True, but my point is that perhaps, just perhaps, the Japanese in their mind have in fact atoned for what has happened to a large extent (billions (in US $s) of economic support to China, for one), and that's not being recognized by the aggrevied parties. A distinction should also be drawn between the govt. and the public. Many if not most Japanese agree that atrocities occurred, but think "Well, what else can we do?"

But I don't want to be an apoligist. The problem as I see it is the Japanese govt., which has always been very conservative and propped up by the right-wing patriots. Think "special interest group" to the nth degree. If say Koizumi apologizes too much, and those guys get absolutely rabid. And it's generally not in the Japanese mindset to criticize the govt. the way we do automatically in the West. Perhaps this is the biggest obstacle of all.

Heywood, I believe you mean the Azabu National? Pricey as hell, but a mere 5 mins from here. Where else can I get Pop Tarts in Tokyo? (at $6 a box)
posted by zardoz at 5:18 AM on July 31, 2005



Personally, I don't rate National much at all. Not so convenient to get to (ass station) and selection seems to be nearly all USA oriented at high prices.

I would recommend Nissin down Azabu-juban instead, that US and Europe influenced. Fabulous alcohol selection too.

Cheaper and they deliver, that is, if you live in their zone.
posted by lundman at 5:33 AM on July 31, 2005


dkhong, or anyone else: can you elaborate on that whole 'US benefitted from Japan's experiments' bit? I'd never heard anything along these lines before. I had heard that the German 'experiments' of WWII were little more than torture performed by people in lab coats and thus were completely useless to medical science. I'd be curious to hear how Japan differed.
posted by kimota at 6:22 AM on July 31, 2005


We shouldn't forget the attrocites we humans, of whatever nationality, are capable of inflicting on others. But we should reflect on this with the goal of ensuring it never happens again and to create a more humane future for all of us and all our children.

Sadly, past atrocities are too often used to stir up nationalism and foster hatred as a means to further political and other ends.

On the topic of a Japanese apology, the extensive list of apologies detailed on Wikipedia would seem to indicate that they will never be able to apologize enough while there is still political capital in demonizing the Japanese.
posted by Meridian at 6:31 AM on July 31, 2005


dkhong : "Atoning for World War II, 60 years later (and Japan should continue to do so)"

I'm curious: until when should Japan continue to atone? Not asking for a specific date, but a rough estimate (5 years? 10 years? 25? 50? 100? 200? 1000?)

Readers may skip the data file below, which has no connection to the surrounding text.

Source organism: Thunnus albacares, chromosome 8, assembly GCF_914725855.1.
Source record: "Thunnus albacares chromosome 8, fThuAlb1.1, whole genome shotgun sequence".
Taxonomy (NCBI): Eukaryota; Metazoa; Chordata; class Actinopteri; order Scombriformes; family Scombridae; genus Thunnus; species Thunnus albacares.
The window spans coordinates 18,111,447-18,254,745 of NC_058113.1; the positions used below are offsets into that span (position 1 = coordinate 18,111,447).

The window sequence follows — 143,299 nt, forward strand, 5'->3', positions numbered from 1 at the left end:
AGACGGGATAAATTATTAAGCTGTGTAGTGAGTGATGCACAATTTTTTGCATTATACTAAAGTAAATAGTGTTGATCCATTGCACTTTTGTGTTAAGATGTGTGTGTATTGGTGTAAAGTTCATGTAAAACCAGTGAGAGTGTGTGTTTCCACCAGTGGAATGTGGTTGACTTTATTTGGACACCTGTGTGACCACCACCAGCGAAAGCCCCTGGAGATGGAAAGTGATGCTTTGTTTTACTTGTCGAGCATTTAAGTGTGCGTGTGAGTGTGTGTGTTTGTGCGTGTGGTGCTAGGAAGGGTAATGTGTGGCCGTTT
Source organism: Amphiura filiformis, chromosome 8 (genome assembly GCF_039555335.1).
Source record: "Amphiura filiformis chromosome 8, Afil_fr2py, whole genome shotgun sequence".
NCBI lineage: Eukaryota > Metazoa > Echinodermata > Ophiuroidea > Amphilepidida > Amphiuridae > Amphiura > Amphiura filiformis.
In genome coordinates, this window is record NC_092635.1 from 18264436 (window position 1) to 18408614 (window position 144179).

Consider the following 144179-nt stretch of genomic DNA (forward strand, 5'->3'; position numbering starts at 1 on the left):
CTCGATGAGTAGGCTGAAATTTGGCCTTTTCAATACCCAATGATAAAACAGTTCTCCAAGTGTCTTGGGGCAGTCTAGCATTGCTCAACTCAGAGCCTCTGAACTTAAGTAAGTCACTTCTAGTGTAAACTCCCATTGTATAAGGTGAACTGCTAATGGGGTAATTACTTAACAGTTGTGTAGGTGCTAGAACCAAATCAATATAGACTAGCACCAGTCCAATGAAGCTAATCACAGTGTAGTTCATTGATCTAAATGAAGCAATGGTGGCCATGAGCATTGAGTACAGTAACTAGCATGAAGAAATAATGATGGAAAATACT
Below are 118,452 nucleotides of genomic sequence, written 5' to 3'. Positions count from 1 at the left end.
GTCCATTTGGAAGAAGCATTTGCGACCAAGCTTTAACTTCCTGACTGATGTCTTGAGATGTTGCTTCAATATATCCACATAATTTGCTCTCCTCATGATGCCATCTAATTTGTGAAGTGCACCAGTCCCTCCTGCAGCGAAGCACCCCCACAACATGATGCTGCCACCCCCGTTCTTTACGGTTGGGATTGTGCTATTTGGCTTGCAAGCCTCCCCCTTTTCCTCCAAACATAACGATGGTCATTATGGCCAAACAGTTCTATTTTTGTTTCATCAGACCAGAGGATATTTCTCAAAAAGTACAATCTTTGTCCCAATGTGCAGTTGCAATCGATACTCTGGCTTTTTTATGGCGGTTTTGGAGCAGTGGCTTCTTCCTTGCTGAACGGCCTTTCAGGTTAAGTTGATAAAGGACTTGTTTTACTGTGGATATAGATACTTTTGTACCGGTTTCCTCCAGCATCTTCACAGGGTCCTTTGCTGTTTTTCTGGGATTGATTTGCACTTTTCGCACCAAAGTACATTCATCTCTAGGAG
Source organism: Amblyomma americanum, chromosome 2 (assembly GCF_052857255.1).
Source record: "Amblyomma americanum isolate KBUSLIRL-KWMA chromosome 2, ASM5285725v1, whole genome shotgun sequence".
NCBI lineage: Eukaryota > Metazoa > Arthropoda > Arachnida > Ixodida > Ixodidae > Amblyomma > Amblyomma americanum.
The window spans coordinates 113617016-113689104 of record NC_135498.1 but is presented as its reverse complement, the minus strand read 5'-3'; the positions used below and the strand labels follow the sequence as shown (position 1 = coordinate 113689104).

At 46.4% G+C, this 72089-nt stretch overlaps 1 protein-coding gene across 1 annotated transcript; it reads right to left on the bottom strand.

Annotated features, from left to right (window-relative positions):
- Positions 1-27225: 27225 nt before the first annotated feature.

posted by Bugbread at 6:34 AM on July 31, 2005


Not to minimize Japan's responsibility, but it's rather galling to point the finger at just one country when the atrocities of war are in fact a blot on the histories of most industrialized civilizations. Which nation state gets high marks for apologizing and repairing the damage wrought in wartime by their military on civilians? I can't think of any, can you? How could anyone adequately atone?
posted by runningdogofcapitalism at 6:48 AM on July 31, 2005


the yellow people's stubborn refusal to appreciate the fun of two nukes incinerating two large cities filled with civilians never ceases to surprise.
next thing you know, they'll start whining about the firebombing of Tokyo. sheesh.
posted by matteo at 8:16 AM on July 31, 2005


runningdogofcapitalism: Which nation state gets high marks for apologizing and repairing the damage wrought in wartime by their military on civilians?

Actually, Germany generally gets high marks in that department and is often cited as an example that the Japanese should aspire to.

As for Japan, yes, they did quite a bit more apologizing (also in monetary terms) than they usually get credit for. On the other hand, if you visit a place like the Hiroshima Peace Park (or whatever it is called), you will quickly see that the general consensus in Japan seems to be that the Japanese were victims in this whole WWII business. Victims of the forces of history, victims of their military gone out of control, and victims of the American A-bombs. Also, there is a distinct lack of memorials remembering those slaughtered by the Japanese, say all the Chinese slave laborers or comfort women. There are tons of monuments for "peace", but only on an abstract level and not demonstrating what the Japanese did to surrounding countries. Where they do show what happened, it mostly seems to involve atrocities *against* Japanese (like the one in Okinawa), thereby reinforcing the notion that the Japanese were only victims in WWII.